Read full article via Get Started with Big Data: Tie Strategy to Performance – Dominic Barton and David Court – Harvard Business Review.
I doubt anyone would argue with this point — we are all still looking for best practices in the evolution of Big Data metrics and utilization. For all leadership and management
Excerpt: Big data is great. But we should consider that we’ve actually had more data than we can reasonably use for a while now. Just on the marketing front, it isn’t uncommon to see reports overflowing with data and benchmarks drawn from millions of underlying data points covering existing channels like display, email, website, search, and shopper/loyalty — and new data streams such as social and mobile engagement, reviews, comments, ratings, location check-ins and more.
In contrast to this abundant data, insights are relatively rare. Insights here are defined as actionable, data-driven findings that create business value. They are entirely different beasts from raw data. Delivering them requires different people, technology, and skills — specifically including deep domain knowledge. And they’re hard to build.
Even with great data and tools, insights can be exceptionally tough to come by
Read full article via Metrics Are Easy; Insight Is Hard – Irfan Kamal – Harvard Business Review.
Recommended for all small business. More on business intelligence challenges and best practices.
Excerpt: Forrester defines customer analytics as:
“The set of methods, tools, and technologies used to analyze customer data – where the goal is to inform customer acquisition and retention, enhance customer relationships, and drive customer profitability.”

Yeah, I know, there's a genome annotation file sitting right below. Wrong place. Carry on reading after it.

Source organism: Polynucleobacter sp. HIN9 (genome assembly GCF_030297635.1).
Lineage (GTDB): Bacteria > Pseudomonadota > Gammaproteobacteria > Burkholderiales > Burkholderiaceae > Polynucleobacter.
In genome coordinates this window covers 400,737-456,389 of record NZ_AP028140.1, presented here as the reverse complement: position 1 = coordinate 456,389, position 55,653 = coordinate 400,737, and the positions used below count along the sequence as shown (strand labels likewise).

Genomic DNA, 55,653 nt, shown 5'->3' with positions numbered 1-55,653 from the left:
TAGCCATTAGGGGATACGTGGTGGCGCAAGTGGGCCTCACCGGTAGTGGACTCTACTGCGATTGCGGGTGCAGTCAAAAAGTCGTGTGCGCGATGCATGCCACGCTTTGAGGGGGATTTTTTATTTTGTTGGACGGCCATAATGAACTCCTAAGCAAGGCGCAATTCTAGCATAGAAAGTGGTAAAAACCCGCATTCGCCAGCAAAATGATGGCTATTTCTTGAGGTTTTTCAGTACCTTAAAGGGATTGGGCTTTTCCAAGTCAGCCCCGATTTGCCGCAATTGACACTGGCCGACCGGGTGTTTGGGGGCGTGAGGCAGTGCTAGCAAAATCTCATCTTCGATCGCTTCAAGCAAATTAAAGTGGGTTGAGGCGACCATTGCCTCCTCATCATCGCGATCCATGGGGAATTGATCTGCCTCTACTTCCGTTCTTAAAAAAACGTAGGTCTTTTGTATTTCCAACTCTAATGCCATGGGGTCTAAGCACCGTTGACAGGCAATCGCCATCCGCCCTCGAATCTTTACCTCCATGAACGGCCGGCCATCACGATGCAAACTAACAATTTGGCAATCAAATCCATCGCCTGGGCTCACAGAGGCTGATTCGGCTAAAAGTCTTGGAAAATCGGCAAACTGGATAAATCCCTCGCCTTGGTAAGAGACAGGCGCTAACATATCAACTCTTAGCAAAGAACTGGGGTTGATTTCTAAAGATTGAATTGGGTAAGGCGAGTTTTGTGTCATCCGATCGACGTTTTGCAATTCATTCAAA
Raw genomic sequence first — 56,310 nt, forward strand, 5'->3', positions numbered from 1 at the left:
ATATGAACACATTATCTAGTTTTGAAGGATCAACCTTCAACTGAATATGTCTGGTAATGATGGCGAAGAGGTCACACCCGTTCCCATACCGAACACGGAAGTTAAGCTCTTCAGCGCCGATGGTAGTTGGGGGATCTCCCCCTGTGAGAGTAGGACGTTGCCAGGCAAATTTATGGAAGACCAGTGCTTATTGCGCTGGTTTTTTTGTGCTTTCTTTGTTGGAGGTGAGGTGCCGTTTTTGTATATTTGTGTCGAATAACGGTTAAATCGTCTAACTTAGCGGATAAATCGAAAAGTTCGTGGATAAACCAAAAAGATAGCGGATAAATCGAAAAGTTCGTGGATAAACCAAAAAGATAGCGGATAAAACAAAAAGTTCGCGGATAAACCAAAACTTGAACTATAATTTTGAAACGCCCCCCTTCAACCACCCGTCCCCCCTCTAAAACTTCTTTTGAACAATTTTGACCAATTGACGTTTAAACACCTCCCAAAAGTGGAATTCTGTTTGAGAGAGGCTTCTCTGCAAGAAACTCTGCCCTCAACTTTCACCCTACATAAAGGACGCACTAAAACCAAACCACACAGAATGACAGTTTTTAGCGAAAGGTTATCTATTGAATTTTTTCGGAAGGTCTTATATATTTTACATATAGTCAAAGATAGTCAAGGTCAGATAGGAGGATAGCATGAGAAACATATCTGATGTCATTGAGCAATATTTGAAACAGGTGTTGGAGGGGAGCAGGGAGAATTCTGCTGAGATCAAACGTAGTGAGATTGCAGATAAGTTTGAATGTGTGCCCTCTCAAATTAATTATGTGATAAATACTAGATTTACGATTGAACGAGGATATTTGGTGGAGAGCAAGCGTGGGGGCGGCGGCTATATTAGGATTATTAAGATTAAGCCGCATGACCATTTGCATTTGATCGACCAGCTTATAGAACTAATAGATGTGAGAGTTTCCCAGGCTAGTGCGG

To better understand The State Of Customer Analytics 2012, Forrester analyst Srividya Sridharan surveyed 90 customer analytics professionals from around the world about their customer analytics practices.
Download podcast here via TechnoPolitics Podcast: The State Of Customer Analytics 2012 | Forrester Blogs.
Great list to begin your task — business intelligence tools: what do I need and what should I use? Steps to equal how-to
Excerpt: I get the following question very often. What are the best practices for creating an enterprise reporting policy as to when to use what reporting tool/application? Alas, as with everything else in business intelligence, the answer is not that easy. The old days of developers versus power users versus casual users are gone. The world is way more complex these days. In order to create such a policy, you need to consider the following dimensions:
Read full list via Use Cases For Specific BI Tools | Forrester Blogs.
I guess even with oodles of experience, I am — or perhaps, just prefer to be — naive. Every time I read of rules and regulations that are largely show and rarely to never come to the fore unless the brown stuff hits the fan, I marvel at our many systems of “it is” , at least, “until it is not”. Since I am one of the most independent creatures one might meet, I am not advocating a totalitarian system or anarchy but isn’t there some better ground than the one upon which we stand?
Excerpt: In theory, the most significant corporate governance check and balance between public company shareowners and the company is the ability to elect corporate directors. In reality, that control mechanism is complicated and often compromised for a host of reasons. Nonetheless, there has been an increased focus on director elections in the past few years. This study examines what happens when shareowners withhold a majority of votes from a director nominee.
The significance of majority withhold votes for corporate directors is the subject of some debate in the governance and business community. It is sometimes argued that majority withhold votes are of little import because they are infrequent, rarely lead to director resignations, and typically come in response not to corporate-specific failings, but to violations of perceived best practice (such as the adoption of a poison pill without shareholder approval). At the same time, however, some academic literature has suggested that high levels of withhold votes may be an indicator of generally negative market perceptions of a company.